Free-standing designs and wall hangings are relatively easy to create, provided you don’t rush in and instead take your time. An example from the Quilling Guild contains quilling, husking and weaving. All these technique elements are brought together to create a wonderful wall hanging that anyone familiar with the basic quilling and husking shapes could make. The weaving is in basic patterns and using this interesting technique adds dimension and depth.

The flowers are simple and eccentric marquise shapes, with yellow huskings for accents. The leaves are green husking and dark green marquise shapes. The yellow accents are tailed scrolls of varying lengths, glued together. Imagine this pretty project with red, orange or light blue flowers—or each flower a different color.

Another type of wall hanging is the wreath. This popular hanging style is well-used for Holidays, as seasonal identifiers and show up in nearly every room in many houses. The example below could be used anywhere, but uses some unique combinations of quilling techniques. The bow is a simple gathering of narrow strips, with a few lightly rolled for a ribbon effect. Leaves are husking shapes and small eccentric marquise shapes. The flowers are teardrops with points to the outside, fringed flowers with centers and fully tufted, and last the orange bunny ears. The use of different types of flower making techniques brings extra interest to this design.

Wall hangings can be quilled works suspended within metal or wooden rings, using thread or ribbon to hold the piece in place. Quillings can be attached to lacework which is clasped and held taut in a needlepoint ring as well.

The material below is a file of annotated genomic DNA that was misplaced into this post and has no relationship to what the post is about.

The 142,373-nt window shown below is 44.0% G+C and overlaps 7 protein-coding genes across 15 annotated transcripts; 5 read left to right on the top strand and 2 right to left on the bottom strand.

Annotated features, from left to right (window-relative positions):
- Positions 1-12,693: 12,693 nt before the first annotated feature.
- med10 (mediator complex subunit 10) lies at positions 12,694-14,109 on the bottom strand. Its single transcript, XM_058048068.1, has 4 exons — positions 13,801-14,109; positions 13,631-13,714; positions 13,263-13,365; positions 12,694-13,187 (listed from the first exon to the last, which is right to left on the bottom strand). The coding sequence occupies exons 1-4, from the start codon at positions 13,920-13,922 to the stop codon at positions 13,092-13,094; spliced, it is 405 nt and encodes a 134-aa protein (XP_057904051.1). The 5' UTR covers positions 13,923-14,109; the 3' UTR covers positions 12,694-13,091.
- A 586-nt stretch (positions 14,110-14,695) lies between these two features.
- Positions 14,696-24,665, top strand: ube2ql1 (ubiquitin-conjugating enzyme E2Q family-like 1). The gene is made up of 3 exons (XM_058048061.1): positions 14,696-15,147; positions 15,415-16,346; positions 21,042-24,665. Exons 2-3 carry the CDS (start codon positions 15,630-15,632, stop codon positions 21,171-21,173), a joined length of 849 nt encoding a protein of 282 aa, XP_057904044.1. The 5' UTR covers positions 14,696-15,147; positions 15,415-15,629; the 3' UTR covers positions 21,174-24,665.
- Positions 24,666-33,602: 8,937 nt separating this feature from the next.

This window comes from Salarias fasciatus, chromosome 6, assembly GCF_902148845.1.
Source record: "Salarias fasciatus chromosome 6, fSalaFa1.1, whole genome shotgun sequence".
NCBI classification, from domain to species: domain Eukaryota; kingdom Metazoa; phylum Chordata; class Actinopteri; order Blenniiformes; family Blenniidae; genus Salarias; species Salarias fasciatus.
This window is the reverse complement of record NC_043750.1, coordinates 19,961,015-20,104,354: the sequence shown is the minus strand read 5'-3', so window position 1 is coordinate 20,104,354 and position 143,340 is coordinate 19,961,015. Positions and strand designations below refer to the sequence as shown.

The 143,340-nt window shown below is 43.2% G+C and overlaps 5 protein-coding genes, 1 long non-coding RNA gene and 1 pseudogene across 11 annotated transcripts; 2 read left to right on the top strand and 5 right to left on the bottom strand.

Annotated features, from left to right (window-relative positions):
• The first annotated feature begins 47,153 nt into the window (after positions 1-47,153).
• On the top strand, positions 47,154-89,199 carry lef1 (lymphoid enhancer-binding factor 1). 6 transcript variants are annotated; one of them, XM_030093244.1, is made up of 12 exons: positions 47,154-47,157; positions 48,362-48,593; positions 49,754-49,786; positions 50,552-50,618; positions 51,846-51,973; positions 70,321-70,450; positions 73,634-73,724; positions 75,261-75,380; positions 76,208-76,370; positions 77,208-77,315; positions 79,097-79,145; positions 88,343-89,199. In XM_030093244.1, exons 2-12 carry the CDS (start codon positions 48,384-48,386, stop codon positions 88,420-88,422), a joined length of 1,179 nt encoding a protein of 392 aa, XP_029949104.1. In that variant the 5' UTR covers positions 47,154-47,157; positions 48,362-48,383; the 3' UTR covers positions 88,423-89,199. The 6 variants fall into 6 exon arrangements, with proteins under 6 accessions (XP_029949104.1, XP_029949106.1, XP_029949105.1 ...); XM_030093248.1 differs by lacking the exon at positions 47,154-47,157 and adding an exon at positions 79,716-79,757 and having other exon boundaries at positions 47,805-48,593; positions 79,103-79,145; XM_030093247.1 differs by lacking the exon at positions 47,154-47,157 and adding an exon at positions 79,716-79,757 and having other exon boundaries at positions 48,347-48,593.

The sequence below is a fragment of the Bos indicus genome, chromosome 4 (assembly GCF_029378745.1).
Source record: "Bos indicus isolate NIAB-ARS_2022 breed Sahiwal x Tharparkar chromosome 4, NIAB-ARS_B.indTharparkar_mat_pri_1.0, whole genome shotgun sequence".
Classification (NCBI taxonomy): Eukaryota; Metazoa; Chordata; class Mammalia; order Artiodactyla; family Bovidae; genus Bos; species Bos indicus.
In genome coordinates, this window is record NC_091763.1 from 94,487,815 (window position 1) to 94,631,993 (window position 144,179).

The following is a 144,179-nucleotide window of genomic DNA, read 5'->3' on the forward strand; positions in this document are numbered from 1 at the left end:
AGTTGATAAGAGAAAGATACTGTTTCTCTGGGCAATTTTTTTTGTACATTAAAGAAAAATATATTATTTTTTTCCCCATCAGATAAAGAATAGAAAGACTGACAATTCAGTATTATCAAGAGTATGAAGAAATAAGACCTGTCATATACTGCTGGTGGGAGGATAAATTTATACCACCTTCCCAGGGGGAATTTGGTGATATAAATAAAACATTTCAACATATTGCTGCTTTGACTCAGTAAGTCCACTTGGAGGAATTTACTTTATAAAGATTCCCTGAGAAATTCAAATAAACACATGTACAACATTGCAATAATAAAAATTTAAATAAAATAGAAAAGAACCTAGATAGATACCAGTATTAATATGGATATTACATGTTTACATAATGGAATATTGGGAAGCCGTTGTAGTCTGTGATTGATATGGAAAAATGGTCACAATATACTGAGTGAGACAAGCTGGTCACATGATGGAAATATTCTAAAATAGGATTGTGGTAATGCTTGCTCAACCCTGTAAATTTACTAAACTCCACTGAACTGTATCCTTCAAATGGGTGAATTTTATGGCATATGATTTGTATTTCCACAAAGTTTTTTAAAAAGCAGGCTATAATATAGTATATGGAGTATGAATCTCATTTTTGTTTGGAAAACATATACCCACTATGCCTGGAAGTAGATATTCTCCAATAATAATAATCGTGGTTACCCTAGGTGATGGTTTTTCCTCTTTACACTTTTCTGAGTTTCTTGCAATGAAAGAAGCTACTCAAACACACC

Any makings for a wreath can have quilled shapes glued to it, creating pieces that can reflect and season, Holiday or area of your home. And the decorations are only limited by your imagination and determination to create something that is yours alone.

We’ll take our flowers one step further, creating free-standing designs that need neither card backing, frame or wall for support.

These designs were based on the original ebook written by Christopher Freville in Solihull, UK. They usually incorporate cork or balsa wood for bases, but anything you dream up can work as well. An integral tool in these arrangements is florists’ wire, available in craft shops. If you are unable to find such wire, you may use any fairly lightweight craft wire—just wrap it in florist green wrap, or tissue to hide the metal.

White eccentric marquise and teardrops are used to simulate a basket, so the cork appears to be the ‘foot’ of it. The flowers are twisted roses, small tufted flowers and very small bunny ears with tight coil centers. The leaves are cut-edged and scribed. All shapes are mounted to wires and pushed into the craft styrofoam.

Teresa Leys and Claire Harris are joint authors of Quilling Magic. Learn how to quill by going to Claire’s website.

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